In recognition of her global efforts, President Genshaft has been honored with the Global Leadership Award by Her Royal Highness Princess Sirindhorn in Bangkok, Thailand, The Captain of Education Award from Hadassah College in Jerusalem, Israel, the first woman to receive an honorary doctorate in Literature from Yeungnam University, South Korea and an honorary doctorate from Saint Ignatius of Loyola University, Peru in recognition of her contributions to the field of applied research and academic innovation.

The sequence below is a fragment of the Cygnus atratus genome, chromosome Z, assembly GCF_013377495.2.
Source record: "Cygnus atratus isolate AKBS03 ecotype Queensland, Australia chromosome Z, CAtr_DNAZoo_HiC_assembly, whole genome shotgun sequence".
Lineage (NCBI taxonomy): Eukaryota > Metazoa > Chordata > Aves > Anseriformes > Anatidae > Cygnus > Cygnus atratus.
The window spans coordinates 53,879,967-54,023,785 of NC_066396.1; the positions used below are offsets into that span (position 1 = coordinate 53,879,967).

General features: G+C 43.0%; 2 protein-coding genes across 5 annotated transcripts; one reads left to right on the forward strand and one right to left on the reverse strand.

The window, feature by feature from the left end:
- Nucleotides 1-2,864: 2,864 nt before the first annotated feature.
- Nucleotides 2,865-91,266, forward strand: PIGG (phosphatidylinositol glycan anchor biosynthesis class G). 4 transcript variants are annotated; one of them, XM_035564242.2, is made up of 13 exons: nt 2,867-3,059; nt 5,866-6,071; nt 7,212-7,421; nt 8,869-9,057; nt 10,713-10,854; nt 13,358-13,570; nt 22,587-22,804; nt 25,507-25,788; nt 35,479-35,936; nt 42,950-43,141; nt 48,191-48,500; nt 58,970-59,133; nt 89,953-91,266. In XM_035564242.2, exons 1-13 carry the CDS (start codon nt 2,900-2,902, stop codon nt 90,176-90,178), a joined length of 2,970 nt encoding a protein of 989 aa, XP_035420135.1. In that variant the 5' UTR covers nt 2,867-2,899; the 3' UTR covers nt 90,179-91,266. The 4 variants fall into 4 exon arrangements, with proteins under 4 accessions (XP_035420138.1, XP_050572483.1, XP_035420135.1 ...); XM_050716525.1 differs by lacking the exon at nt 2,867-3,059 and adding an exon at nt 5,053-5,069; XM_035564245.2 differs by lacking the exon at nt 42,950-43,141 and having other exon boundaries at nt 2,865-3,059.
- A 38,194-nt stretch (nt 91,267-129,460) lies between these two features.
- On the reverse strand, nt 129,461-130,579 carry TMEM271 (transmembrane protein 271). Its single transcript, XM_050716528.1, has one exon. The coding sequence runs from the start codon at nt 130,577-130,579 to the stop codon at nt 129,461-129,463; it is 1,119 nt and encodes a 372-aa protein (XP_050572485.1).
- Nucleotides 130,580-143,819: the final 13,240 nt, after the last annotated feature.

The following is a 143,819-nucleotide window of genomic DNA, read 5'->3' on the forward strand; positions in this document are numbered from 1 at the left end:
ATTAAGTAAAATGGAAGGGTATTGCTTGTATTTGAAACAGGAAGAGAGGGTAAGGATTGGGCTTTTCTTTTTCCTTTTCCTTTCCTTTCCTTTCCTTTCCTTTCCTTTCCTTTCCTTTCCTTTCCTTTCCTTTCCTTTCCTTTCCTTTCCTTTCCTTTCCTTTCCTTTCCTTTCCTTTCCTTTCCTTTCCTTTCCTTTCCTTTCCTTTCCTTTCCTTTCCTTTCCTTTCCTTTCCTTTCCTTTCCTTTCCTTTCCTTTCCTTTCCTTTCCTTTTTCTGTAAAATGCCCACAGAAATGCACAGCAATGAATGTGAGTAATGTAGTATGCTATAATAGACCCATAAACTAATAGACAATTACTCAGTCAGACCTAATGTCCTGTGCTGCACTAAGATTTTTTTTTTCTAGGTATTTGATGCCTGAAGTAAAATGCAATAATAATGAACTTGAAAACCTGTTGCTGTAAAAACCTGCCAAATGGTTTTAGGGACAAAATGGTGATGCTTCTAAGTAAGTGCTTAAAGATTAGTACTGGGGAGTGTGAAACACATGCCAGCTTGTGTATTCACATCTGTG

Following September 11 attacks, USF professor Sami Al-Arian began receiving death threats following an inflammatory interview on the Bill O'Reilly show. In October 2001, Genshaft placed Al-Arian on paid administrative leave and prohibited him from entering USF property because she believed his presence would compromise campus security. When students and faculty were on leave for winter recess in December 2001, Genshaft and the USF Board of Trustees declared their intention to fire Al-Arian from teaching at USF because of academic disruption and problems for campus safety. The Faculty Senate President Gregory Paveza condemned the intention to fire as underhanded because the professor did not have his side of the story heard. The faculty adviser to the Provost resigned in protest of the firing. The Faculty Senate held an emergency meeting in January 2002 in which they approved a resolution that condemned the firing as an assault to academic freedom. United Faculty of Florida, the faculty union representing USF professors, voted to throw its full support behind Al-Arian and condemned the university for exaggerating security concerns.